Seeking mental health support for addiction is an important step. You may have been signposted to Sweet Mental Health as I offer online counselling help for addiction. In this blog, I give an overview of how talk therapy can assist steps toward recovery. 

    When should I get help for addiction? 

    Would you say that the thoughts of substances or stimulants are changing the way you cope in life and relationships? 

    If you answered yes, then it is fair to say that you could be ready to work with someone who wants to hear more about the behaviour which is causing you to feel this way. Likewise, if you have been asked to seek help then you could be feeling like you have to work with someone. This could be for legal, professional or personal reasons. All of this is hard to manage and may threaten the enjoyment or escape you have in the addiction going on. With or without sobriety you may feel slightly panicked by having to get help for addiction. In no uncertain terms, being free of addiction is tough to do. 

    However, the ‘should’ word to the question above could feel judgemental. It might be that you prefer the space and solace of the substance or stimulant of choice. You may wrestle with the recurring thoughts, “I am fine.” Or, perhaps it feels like you are being forced to give up what makes you happy. It could even be that you are ready to leave relationships or even a job to carry on the behaviour you are experiencing. 

    These are good enough reasons to get help for addiction. Not for anyone else other than for you and your physical, mental and emotional health.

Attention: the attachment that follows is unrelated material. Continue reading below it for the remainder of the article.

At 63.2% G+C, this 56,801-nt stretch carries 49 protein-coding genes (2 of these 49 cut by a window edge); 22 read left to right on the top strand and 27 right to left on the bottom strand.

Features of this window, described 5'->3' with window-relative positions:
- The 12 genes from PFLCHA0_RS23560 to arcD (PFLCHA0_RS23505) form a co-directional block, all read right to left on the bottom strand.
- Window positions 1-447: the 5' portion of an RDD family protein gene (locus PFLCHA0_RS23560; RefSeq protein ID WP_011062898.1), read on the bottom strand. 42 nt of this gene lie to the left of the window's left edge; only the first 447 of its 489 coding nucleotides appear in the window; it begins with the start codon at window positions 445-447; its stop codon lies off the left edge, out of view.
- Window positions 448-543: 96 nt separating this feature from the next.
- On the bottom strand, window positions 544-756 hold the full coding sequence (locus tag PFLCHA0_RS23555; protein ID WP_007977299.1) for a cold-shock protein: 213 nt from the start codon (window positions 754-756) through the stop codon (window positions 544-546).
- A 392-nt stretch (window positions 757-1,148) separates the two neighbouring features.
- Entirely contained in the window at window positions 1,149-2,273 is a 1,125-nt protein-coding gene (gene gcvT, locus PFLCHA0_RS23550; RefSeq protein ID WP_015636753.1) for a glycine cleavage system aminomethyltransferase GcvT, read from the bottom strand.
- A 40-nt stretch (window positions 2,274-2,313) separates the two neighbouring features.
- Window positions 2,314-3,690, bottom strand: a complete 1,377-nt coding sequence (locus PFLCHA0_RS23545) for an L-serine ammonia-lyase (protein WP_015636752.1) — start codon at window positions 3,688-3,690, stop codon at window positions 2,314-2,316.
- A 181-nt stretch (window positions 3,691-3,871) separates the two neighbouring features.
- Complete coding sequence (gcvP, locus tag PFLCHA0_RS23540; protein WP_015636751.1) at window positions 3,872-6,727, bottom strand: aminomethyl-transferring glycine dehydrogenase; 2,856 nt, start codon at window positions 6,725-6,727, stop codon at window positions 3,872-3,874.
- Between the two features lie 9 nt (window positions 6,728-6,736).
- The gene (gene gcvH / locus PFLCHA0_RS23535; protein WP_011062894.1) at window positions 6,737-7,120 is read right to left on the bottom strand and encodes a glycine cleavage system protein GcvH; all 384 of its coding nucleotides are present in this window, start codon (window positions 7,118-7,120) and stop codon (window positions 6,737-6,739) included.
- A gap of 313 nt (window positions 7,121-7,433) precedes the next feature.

What if I do not care about my physical, mental and emotional health? 

    I believe that if you have read this far you could be challenged by the responsibility when looking after your physical, mental and emotional health. It feels quite adult to say, “would you like to look after your well-being?” 

    Whereas, being in cycles of addiction doesn’t necessarily need much questioning in the fix to be happier, free of negative thinking or even to quieten the discomfort in the life you currently live in. There are ways to have an active addiction with little fuss or noticeable changes to who you are when some keep addictions like pornography a secret. Most addiction promotes clever and secretive ways to consume the substance and stimulant of choice. In short, we are creative when we do not want people to know about unhealthy ways of being. 

    And it is here that I offer a chance to ask, what is it about not caring about your physical, mental and emotional health that seems problematic? It could be an early death. It may be the end of a toxic or unhappy relationship. It might even be that your feelings and emotions are just so painful that you prefer to not feel them. The likelihood is that if you feel this way, we could do work around what it does feel like in a safe, non-judgmental and confidential space to imagine an alternative way of being. 

     

    How can addiction counselling or addiction psychotherapy help? 

    So far I’ve covered when to start questioning how addiction is affecting your life. It could be that someone or some situation is causing you to ask for help. While also accepting how difficult ending an addictive behaviour is because sobriety might not yet feel like the best answer. Finding help in addiction counselling or addiction psychotherapy is tough to do as there are likely to be frequent relapses to work with. The first answer I would like to suggest is that working together can help by allowing space to be honest and building trust in a therapeutic relationship. Whether you choose each week, or fortnightly sessions there is an expectancy for you to be accountable.